BROOKLYN – Klay Thompson didn’t let his smile fade. Can he find solace in seeing the younger wings close out a win against the Brooklyn Nets? Most definitely. Is he frustrated that he didn’t close the Warriors’ win? Of course, he said.
“Yeah, you kidding me? To go from one of the best players …” Thompson’s voice trailed off. “It’s hard for anybody, I’ll be honest with you. It’s very hard … Those guys played great, Gui (Santos), (Brandin Podziemski), Jonathan (Kuminga). End of the day, winning cures all.”
Thompson kept smiling.
Monday wasn’t the first time the former Washington State star sat out to close a game this year. He was benched late for Podziemski in Memphis last week, but that game was trending toward a comfortable win. In November, he was benched for the first time in his career for crunch time in an eventual gutting loss to the Phoenix Suns; he was visibly frustrated on the bench and after the game as he spoke to reporters at his locker.
But this night in Brooklyn, Santos, who started the year in the G League and hasn’t played many other meaningful minutes this year, was too impactful to sub out. With Andrew Wiggins out injured, Santos gave the closing lineup of Steph Curry and Draymond Green flanked by young players Kuminga and Podziemski the athleticism and spark on the wings it desperately needed. He fought for loose balls, cut to the rim and wrangled or tipped rebounds – six, to be exact – in 17 minutes.
He had nine points and the Warriors outscored the Nets by 13 points when Santos was on the floor, a team best.
“Everybody here always says be ready for when you have the opportunity to be on the court and play,” Santos said. “So when I saw I had a couple minutes on the court, I said I had to bring energy to the team, especially defensively.”
Earlier this year, Warriors coach Steve Kerr might have hesitated to play a youngin’ over a veteran, and in a few instances, the choice came back to bite – putting Moses Moody’s hot hand on ice against Sacramento in November, for example. This is a team that built its dynasty leaning on budding superstars and beating down teams with a tried-and-true formula the league couldn’t crack.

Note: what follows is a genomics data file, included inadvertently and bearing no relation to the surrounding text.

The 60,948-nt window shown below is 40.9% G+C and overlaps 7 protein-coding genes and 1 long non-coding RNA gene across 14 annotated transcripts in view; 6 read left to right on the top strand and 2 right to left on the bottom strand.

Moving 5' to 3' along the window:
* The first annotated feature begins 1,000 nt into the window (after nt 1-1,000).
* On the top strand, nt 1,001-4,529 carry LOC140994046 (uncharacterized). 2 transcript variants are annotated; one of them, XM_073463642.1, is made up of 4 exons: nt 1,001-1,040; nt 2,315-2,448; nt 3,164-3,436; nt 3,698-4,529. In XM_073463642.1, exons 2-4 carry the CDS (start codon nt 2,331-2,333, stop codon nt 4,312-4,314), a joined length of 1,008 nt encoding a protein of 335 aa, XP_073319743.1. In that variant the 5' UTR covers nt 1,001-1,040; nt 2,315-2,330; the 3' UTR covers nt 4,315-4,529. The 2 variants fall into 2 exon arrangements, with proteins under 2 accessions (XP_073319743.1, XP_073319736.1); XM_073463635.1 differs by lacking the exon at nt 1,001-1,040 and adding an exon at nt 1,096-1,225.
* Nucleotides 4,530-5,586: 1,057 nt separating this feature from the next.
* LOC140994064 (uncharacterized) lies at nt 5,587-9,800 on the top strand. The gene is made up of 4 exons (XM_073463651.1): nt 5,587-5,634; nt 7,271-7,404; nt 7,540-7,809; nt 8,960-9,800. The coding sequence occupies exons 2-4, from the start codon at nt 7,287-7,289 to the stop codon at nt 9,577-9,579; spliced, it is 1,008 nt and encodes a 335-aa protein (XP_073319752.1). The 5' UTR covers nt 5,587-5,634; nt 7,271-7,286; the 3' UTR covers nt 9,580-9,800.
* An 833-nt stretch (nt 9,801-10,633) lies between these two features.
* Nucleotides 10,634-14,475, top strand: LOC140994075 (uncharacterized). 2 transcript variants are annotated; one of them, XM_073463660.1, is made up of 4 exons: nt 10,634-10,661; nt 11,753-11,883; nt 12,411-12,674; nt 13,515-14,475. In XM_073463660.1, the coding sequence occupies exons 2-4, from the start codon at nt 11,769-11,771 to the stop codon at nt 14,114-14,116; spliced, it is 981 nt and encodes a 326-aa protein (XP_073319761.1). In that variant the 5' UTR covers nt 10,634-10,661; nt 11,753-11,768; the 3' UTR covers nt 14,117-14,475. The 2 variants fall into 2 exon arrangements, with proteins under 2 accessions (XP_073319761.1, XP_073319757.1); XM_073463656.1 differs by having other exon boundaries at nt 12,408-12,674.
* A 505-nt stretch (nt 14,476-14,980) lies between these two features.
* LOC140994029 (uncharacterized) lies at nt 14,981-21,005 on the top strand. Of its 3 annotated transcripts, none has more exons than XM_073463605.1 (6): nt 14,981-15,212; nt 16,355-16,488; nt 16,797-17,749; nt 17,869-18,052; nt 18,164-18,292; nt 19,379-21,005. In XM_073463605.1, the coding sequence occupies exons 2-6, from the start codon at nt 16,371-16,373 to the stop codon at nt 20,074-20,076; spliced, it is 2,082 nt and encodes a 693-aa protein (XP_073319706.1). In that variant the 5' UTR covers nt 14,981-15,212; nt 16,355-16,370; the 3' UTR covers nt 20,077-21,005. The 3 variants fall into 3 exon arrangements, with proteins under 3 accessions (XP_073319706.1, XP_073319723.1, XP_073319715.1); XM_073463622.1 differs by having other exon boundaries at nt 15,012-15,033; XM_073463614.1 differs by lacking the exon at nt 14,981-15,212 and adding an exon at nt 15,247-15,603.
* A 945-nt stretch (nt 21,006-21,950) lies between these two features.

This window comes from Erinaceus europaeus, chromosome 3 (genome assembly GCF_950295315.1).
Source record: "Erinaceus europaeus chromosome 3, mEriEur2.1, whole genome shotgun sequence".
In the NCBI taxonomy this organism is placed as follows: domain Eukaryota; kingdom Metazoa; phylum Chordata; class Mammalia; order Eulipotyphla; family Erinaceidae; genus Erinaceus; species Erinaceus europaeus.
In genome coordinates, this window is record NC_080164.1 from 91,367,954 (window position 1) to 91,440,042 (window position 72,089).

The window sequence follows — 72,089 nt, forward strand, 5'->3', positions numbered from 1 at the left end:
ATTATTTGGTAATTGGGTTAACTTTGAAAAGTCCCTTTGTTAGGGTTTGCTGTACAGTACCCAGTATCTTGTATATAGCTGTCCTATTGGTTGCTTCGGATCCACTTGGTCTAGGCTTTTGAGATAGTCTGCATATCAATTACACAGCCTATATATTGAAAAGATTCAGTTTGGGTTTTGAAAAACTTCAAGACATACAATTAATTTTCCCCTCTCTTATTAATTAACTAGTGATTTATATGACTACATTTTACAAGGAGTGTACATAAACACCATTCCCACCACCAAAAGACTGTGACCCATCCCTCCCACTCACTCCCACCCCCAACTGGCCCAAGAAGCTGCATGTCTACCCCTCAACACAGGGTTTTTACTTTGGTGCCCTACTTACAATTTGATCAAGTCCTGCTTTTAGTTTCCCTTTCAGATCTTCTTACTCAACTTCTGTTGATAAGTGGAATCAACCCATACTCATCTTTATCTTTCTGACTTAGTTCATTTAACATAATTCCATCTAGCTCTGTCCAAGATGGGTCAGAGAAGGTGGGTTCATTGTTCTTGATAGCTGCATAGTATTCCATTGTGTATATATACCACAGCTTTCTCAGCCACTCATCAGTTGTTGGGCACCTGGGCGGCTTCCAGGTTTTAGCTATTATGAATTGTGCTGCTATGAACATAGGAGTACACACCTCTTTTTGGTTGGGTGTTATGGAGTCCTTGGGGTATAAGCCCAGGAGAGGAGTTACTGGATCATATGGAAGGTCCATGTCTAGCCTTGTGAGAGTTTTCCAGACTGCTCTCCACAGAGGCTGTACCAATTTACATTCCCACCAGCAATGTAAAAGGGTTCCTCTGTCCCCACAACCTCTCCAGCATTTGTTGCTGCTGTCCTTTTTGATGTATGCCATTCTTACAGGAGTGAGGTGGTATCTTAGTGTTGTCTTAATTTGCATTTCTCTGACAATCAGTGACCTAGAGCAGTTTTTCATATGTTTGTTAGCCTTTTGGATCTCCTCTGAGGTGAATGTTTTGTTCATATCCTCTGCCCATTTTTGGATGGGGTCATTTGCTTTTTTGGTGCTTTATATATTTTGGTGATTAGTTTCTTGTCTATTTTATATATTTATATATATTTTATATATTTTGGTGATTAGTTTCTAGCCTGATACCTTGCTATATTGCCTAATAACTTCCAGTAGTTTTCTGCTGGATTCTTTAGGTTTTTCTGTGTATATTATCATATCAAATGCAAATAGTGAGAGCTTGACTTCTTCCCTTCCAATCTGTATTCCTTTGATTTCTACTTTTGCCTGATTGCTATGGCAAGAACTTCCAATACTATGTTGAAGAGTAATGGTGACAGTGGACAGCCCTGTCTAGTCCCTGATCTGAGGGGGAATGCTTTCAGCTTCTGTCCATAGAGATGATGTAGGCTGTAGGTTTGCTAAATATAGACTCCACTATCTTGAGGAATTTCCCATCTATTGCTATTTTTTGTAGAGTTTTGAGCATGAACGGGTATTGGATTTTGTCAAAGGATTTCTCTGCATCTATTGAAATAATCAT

Now, sitting 22-25 and out of the play-in tournament midway through the year, Kerr has had to wade into the unfamiliar. That’s made for some uncomfortable moments, especially for Thompson. Lately, his shots are coming up short and it appears the wear-and-tear of the season on his two surgically repaired legs is taking its toll on the soon-to-be 34-year-old.
He had eight points, shooting 4 for 9 from the field and 0 for 3 from 3. He couldn’t close. But the Klay-to-close decision seems volatile given Thompson’s competitive desire to be on the floor when it matters most, as he always did before his injuries.
“He’s fine,” Kerr said of Thompson. “This is a season where he’s had a lot of ups and downs and it’s not easy for a guy who has been so good and a Hall of Fame player to deal with the injuries, it’s never easy for any player getting older. But he’s mentally tough and plays through everything.
“There’s a spotlight on him because of how great he is, because of the career he had. I don’t think that should be the story tonight, the story should be that we won a game on the road against a team that’s been playing well and we had multiple guys step up.”
Due respect to Kerr’s wishes, the visual of Thompson benched late is still foreign and jarring. For his cold-blooded approach, microwave shooting flurries and clutch Game 6 moments, he will go down in history as one of the game’s best and most clutch shooters. And now he must find an emotional balance to keep the edge that got him here while accepting that those legs he rode here aren’t Teflon anymore.
But Kerr’s pleas to tilt the spotlight off Thompson seem to resonate with the rest of the team, too. As Thompson answered questions at his locker Monday night, he was interrupted by a teammate, Draymond Green, who was singing from his own locker loud enough to drown out reporters. Eventually he stuck his head in the media scrum in the locker room.
“What they asking you about, that you ain’t play to finish the game?” Green said. “Well, I got benched in Game 5 of The Finals (in 2022) – who … cares.”
Green was messing around, but again put the meaning of this season into perspective. The dynasty’s mortality is clearer by each game, but moments like this show its core players aren’t afraid to acknowledge that its final years won’t look like those brilliant first ones. Kerr, Green, Thompson and Curry all know they’ll have to make little sacrifices like this to keep going.
“I know he wants to shoot the ball better,” Curry said. “I know he wants to be out there on the floor. He’s a champion. He is a guy that’s been as much a part of all of our success as anybody. The challenge as we get deeper into our careers is the adjustments that we all have to make to try to continue to win at the highest level.”